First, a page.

Richard Whyte of Clogell was a juror at an inquisition into the manor of Kilmainhambeg in 1541 (White 1943, 112). A castle at Clongill (10:2) in Clongill parish and Morgallion barony is depicted as a tower on the Down Survey (1656-8) barony and parish maps (http://downsurvey.tcd.ie/). According to the Civil Survey (1654-6) Lord Barnwall, James White of Clongill, Alexander Plunkett of Gibstown, and John Proudfoot of Clongill owned 388 acres there in 1640, and on the premises was ‘a Castle and Mansion House’ (Simington 1940, 326), which was probably occupied by White, the others being mortgagees. It is situated on a level landscape with the parish church (ME017-018001-) c. 150m to the NNE.
The tower house is rectangular structure (int. dims 6.5m N-S; 5.1m E-W) with curved angles, a circular stairs tower at the SW angle and a rectangular garderobe tower at the NE angle. The original doorway, now blocked, is towards the S end of the W wall with a murder-hole over the entrance lobby but the newel stairs off the lobby to the S is blocked. There is a N-S barrel-vault with wicker centring over the ground floor, which has a window in the S wall and a blocked doorway towards the N end of the W wall, which may be secondary and allowed further access with the house (ME017-019001-) attached to the W. The first floor (int. dims 7.2m N-S; 5.7m E-W) has single windows on the E and S walls, two windows on the N wall, and a robbed fireplace on the W wall. All the windows were adapted into tall Georgian-style windows with brick, but the original doorway to the garderobe at NE is lintelled and the doorway from the stairs is pointed. The corbels to support the ceiling are generally missing.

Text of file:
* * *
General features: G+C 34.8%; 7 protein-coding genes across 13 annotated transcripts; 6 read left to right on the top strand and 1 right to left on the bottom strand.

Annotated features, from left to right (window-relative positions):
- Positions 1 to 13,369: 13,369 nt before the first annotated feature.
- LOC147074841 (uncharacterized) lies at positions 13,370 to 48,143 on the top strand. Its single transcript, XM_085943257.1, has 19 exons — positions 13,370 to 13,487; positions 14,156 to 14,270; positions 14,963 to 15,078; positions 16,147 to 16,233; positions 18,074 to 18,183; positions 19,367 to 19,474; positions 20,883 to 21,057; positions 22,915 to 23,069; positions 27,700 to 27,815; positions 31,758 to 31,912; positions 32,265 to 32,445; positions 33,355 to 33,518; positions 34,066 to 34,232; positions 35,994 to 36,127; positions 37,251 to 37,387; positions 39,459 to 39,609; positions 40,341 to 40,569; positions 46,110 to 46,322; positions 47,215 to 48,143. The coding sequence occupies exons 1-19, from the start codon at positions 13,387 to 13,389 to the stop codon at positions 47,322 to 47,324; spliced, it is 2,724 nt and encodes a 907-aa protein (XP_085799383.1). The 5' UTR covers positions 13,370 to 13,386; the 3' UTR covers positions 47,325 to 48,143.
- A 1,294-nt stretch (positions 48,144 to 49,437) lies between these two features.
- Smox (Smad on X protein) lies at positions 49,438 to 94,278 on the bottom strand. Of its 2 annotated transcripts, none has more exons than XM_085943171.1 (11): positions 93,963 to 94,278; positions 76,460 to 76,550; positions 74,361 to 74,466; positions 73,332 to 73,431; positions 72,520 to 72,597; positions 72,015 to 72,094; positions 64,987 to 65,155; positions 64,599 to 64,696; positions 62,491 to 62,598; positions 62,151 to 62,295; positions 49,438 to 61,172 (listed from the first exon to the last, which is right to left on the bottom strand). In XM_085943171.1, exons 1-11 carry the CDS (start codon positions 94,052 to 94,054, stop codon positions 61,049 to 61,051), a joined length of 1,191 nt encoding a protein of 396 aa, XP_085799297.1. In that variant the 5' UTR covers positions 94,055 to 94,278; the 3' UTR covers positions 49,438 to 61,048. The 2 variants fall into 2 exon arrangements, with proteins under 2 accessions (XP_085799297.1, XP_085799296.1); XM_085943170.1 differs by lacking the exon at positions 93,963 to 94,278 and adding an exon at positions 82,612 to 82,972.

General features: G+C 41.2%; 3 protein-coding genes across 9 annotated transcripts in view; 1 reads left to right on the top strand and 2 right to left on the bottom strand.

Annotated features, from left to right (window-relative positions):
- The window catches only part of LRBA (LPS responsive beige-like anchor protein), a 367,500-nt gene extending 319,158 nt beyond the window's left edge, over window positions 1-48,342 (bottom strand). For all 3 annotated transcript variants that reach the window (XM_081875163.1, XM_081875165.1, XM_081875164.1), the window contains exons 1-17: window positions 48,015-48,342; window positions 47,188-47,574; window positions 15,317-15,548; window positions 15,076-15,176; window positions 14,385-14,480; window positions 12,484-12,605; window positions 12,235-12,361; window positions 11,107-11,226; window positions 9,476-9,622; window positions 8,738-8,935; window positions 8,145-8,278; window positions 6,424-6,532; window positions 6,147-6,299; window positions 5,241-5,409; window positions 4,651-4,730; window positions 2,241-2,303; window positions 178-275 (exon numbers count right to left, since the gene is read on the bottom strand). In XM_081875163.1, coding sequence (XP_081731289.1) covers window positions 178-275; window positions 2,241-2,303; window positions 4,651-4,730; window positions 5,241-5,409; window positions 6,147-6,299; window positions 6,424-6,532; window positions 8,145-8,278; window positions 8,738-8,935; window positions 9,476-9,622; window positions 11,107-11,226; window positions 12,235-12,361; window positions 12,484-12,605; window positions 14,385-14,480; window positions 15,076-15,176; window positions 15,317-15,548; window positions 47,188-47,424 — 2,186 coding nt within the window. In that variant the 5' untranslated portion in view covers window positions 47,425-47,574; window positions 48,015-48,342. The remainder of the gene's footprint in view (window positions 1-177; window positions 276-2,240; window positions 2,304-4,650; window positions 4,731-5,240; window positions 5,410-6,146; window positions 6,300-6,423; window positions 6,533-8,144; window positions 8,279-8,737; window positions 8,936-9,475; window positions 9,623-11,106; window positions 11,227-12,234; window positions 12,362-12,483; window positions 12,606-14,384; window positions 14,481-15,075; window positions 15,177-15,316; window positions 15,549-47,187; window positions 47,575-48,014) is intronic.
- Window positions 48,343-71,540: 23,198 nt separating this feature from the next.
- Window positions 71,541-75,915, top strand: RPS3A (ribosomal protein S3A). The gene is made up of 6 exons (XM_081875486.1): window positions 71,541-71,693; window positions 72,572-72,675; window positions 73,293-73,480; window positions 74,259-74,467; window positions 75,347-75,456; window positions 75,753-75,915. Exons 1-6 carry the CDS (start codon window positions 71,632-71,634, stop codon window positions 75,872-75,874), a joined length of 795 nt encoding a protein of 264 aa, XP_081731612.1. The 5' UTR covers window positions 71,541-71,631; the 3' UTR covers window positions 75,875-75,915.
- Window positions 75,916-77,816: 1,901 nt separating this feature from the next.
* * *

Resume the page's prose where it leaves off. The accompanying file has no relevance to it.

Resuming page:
A pointed doorway leads from the stairs to the second floor, from which a lintelled doorway leads to the garderobe in the NE tower. There is an enlarged window in each wall except the W and there are fireplaces in the E and W walls. The stairs continue in the SW tower but the wall-walk and parapet do not survive, apart from a look-out over the NW angle that was supported partly by a pier on the inner edge of the wall-walk. There was a partial collapse of the walls in 1994, which have become covered in ivy. The stone house (ME017-019001-) is attached to W. The tower house is at the SE angle of a rectangular enclosure (dims c. 30m ENE-WSW; c. 20m NNW-SSE) defined by masonry walls that could have constituted a bawn, which is more likely to be associated with the house than the tower house.
The above description is derived from the published 'Archaeological Inventory of County Meath' (Dublin: Stationery Office, 1987). In certain instances the entries have been revised and updated in the light of recent research.
Compiled by: Michael Moore
Date of upload/revision: 13 June 2016Description Source: Department of Housing, Local Government & Heritage